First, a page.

This fluid, called cerebrospinal fluid, or CSF, acts as a shock absorber for the brain and spine. It also carries nutrients to the brain and waste away from it. The adult brain makes about a pint of CSF every day, which is then gradually absorbed back into the body.
For reasons that are not fully understood, as some people age, their brains are not as good at handling the daily production and recycling of CSF. As a result, the ventricles, which are the CSF-filled spaces in the middle of their brain, enlarge. These enlarged ventricles crowd out other parts of the brain and can cause symptoms such as poor balance, memory problems and urinary incontinence.
This is a condition called normal pressure hydrocephalus, sometimes known as “water on the brain.” When it occurs in people over age 65 (adult hydrocephalus) it can be tricky to diagnose, as the symptoms are similar to the normal signs of aging. In fact, ventricles can enlarge as a normal part of aging, or as a part of degenerative diseases like Alzheimer disease.
For the last several years Dr. Guy McKhann, Director of the Adult Hydrocephalus Center, has moderated a panel on this elusive condition at the yearly meeting of the American Association of Neurological Surgeons (AANS). The team at the Columbia Adult Hydrocephalus Center is one of the most experienced in the world at diagnosing and treating this condition.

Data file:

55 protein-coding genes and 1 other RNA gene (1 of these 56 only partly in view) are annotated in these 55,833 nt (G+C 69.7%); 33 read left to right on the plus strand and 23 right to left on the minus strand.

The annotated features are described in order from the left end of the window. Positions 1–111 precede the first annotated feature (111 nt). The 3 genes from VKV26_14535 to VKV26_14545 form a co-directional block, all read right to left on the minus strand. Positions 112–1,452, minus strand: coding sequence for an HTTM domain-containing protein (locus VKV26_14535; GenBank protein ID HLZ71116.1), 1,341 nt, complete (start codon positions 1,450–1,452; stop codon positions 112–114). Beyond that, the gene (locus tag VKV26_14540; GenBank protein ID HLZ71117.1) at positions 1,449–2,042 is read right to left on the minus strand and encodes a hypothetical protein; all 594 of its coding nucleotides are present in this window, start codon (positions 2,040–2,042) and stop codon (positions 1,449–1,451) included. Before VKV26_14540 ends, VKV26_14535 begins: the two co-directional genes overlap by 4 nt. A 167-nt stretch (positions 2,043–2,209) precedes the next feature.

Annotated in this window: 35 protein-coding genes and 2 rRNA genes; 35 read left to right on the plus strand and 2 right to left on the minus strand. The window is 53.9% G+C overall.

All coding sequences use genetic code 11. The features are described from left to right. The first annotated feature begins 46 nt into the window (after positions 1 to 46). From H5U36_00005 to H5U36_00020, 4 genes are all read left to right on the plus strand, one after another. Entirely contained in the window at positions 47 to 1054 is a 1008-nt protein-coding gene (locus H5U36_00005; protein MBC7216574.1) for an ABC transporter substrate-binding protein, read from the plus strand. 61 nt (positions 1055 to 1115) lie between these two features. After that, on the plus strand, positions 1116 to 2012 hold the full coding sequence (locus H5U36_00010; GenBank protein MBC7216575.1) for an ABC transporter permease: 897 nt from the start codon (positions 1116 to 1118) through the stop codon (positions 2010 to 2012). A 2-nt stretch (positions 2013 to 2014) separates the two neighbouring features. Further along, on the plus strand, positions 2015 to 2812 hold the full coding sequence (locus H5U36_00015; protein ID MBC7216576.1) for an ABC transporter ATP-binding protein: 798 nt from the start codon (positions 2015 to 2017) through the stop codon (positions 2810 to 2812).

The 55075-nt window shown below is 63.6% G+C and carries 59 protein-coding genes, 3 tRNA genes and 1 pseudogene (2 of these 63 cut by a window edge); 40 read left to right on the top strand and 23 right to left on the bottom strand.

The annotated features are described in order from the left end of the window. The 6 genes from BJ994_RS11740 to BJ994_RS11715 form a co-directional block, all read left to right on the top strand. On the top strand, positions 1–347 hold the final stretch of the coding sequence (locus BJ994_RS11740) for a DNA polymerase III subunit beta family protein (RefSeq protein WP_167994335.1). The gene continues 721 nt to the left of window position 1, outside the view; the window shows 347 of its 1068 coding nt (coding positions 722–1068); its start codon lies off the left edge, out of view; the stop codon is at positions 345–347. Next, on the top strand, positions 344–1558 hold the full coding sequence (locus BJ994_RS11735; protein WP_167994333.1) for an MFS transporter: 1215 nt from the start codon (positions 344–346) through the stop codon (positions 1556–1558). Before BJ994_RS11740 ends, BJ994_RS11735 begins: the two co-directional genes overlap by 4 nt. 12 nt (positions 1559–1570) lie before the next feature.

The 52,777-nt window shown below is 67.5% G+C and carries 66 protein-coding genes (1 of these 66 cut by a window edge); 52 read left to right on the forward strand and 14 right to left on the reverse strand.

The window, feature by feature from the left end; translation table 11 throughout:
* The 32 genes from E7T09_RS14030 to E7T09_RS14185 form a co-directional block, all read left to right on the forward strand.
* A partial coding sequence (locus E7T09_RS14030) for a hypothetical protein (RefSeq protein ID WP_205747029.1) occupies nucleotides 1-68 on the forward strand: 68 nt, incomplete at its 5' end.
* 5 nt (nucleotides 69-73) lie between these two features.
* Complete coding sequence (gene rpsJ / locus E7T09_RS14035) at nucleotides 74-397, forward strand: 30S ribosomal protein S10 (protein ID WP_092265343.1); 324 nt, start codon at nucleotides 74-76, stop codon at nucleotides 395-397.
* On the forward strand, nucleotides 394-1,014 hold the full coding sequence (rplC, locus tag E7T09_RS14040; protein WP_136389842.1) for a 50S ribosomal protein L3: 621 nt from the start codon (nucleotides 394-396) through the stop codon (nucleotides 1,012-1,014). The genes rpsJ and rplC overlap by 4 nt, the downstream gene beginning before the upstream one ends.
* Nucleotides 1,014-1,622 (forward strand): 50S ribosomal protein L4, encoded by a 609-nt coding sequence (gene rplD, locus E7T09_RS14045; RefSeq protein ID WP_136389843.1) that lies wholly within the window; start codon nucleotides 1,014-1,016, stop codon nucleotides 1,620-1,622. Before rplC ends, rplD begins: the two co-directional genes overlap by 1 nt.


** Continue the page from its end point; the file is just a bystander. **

Dr. McKhann once again moderated this popular panel at the latest meeting, leading discussions on how to diagnose, evaluate and treat adult hydrocephalus. The panel also discussed the pros and cons of different types of treatment: shunt surgery versus endoscopic third ventriculostomy (ETV).
Shunt surgery involves placing a tube, called a shunt, into the brain to drain the CSF out of the head. This CSF is directed into the abdominal cavity, the area that contains the stomach, liver and intestines. Here the CSF is absorbed back into the body.
ETV involves making a small hole in one of the ventricles of the brain, allowing the fluid to drain into a different part of the brain, which will then allow the fluid to flow normally.
Learn more about adult hydrocephalus here.
Learn more about Columbia Neurosurgeons and the Department of Neurosurgery at Columbia here.
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